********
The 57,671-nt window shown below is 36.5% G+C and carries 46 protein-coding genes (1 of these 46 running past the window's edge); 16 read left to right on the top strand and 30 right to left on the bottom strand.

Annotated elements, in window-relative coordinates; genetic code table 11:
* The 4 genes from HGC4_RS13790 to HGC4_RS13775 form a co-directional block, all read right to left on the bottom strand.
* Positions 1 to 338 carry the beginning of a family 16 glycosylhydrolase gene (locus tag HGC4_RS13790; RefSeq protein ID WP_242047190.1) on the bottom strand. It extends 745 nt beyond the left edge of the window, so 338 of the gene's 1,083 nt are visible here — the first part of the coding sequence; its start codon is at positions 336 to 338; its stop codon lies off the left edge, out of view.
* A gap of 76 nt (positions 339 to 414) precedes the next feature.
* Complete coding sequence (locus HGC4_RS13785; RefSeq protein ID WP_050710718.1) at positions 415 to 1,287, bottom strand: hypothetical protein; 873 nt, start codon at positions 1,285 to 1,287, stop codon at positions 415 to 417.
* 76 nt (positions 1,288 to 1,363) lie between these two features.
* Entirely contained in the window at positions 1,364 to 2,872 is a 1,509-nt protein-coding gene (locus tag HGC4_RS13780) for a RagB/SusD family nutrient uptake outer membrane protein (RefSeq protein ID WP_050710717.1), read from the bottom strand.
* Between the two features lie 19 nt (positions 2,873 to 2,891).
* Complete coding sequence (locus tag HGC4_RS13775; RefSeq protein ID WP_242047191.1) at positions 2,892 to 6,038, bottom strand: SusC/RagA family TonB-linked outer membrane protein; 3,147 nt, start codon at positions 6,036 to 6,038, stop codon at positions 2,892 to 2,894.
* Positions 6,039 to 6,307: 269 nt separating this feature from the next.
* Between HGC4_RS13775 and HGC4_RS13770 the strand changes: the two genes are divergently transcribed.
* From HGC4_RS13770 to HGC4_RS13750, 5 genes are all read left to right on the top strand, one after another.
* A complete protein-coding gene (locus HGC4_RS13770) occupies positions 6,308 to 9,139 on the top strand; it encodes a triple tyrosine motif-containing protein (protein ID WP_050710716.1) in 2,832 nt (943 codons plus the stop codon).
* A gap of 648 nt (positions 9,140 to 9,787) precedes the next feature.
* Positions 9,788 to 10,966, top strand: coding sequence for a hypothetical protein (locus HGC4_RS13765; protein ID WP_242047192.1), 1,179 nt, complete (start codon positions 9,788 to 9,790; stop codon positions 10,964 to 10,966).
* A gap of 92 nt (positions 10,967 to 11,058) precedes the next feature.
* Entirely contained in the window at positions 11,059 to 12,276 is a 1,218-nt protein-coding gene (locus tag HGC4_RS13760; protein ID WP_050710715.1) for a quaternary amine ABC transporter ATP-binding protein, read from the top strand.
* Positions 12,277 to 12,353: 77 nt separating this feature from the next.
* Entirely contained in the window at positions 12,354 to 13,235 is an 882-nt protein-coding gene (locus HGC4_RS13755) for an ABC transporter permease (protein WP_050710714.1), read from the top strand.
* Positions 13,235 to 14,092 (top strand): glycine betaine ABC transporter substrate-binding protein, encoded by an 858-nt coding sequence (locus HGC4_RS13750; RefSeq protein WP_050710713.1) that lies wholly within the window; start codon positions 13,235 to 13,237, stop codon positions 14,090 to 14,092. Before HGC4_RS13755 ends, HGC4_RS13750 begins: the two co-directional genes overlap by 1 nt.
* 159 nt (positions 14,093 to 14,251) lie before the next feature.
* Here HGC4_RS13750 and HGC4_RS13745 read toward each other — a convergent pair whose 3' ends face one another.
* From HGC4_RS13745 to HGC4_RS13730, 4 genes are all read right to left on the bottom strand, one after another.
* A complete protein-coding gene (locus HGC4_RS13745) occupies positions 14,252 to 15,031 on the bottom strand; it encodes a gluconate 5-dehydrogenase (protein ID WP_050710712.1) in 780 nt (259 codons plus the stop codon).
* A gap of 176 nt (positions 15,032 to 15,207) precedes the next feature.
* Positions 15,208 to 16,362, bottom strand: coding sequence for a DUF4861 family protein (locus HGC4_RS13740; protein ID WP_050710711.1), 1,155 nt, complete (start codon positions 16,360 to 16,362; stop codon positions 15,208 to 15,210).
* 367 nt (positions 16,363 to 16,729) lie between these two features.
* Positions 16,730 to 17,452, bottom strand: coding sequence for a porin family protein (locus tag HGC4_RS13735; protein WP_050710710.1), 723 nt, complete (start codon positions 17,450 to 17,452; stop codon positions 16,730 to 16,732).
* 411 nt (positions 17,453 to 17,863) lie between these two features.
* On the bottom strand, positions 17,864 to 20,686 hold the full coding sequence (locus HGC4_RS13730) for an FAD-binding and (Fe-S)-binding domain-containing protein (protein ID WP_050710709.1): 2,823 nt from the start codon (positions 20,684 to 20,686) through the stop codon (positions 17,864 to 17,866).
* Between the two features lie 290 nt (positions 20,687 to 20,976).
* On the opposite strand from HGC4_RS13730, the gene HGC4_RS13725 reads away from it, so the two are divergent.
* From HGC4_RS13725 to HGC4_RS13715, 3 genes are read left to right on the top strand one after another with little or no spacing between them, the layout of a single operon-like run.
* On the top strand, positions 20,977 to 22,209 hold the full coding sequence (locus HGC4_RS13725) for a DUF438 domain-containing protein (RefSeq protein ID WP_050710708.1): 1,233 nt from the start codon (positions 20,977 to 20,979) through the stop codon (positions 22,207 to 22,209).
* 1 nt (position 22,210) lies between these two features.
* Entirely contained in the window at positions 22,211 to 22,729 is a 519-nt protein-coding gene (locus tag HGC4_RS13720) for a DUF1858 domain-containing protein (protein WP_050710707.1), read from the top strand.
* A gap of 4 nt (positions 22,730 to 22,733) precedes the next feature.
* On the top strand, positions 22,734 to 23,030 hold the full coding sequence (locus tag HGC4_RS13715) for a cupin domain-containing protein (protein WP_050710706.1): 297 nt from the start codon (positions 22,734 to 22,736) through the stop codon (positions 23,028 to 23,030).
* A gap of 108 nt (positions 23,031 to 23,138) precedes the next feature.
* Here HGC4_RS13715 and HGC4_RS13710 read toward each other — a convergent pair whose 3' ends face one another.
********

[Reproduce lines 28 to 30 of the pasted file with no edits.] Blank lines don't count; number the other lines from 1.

* 367 nt (positions 16,363 to 16,729) lie between these two features.
* Positions 16,730 to 17,452, bottom strand: coding sequence for a porin family protein (locus tag HGC4_RS13735; protein WP_050710710.1), 723 nt, complete (start codon positions 17,450 to 17,452; stop codon positions 16,730 to 16,732).
* 411 nt (positions 17,453 to 17,863) lie between these two features.